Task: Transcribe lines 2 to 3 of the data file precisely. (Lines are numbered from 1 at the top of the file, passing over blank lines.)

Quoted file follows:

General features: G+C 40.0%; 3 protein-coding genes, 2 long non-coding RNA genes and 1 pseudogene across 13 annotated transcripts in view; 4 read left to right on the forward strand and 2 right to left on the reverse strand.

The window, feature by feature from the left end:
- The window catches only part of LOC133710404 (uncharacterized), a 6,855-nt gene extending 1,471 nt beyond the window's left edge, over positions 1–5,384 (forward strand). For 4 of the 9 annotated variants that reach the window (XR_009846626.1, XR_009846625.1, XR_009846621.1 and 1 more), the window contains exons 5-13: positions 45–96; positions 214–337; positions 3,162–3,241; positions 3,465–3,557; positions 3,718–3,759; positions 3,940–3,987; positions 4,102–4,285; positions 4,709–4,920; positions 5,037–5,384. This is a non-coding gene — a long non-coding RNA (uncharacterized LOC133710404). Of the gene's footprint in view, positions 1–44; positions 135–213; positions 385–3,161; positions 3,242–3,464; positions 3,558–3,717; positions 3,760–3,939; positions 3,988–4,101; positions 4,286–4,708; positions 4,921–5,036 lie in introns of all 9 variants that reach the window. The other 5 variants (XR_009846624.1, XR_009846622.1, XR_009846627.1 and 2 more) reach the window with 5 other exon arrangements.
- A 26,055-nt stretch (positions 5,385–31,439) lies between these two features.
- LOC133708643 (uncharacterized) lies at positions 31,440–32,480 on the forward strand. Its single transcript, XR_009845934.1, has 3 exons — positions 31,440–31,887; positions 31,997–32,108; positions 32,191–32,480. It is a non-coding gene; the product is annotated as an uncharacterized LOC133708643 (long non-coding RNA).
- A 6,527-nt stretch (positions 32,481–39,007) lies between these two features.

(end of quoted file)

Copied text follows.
The window, feature by feature from the left end:
- The window catches only part of LOC133710404 (uncharacterized), a 6,855-nt gene extending 1,471 nt beyond the window's left edge, over positions 1–5,384 (forward strand). For 4 of the 9 annotated variants that reach the window (XR_009846626.1, XR_009846625.1, XR_009846621.1 and 1 more), the window contains exons 5-13: positions 45–96; positions 214–337; positions 3,162–3,241; positions 3,465–3,557; positions 3,718–3,759; positions 3,940–3,987; positions 4,102–4,285; positions 4,709–4,920; positions 5,037–5,384. This is a non-coding gene — a long non-coding RNA (uncharacterized LOC133710404). Of the gene's footprint in view, positions 1–44; positions 135–213; positions 385–3,161; positions 3,242–3,464; positions 3,558–3,717; positions 3,760–3,939; positions 3,988–4,101; positions 4,286–4,708; positions 4,921–5,036 lie in introns of all 9 variants that reach the window. The other 5 variants (XR_009846624.1, XR_009846622.1, XR_009846627.1 and 2 more) reach the window with 5 other exon arrangements.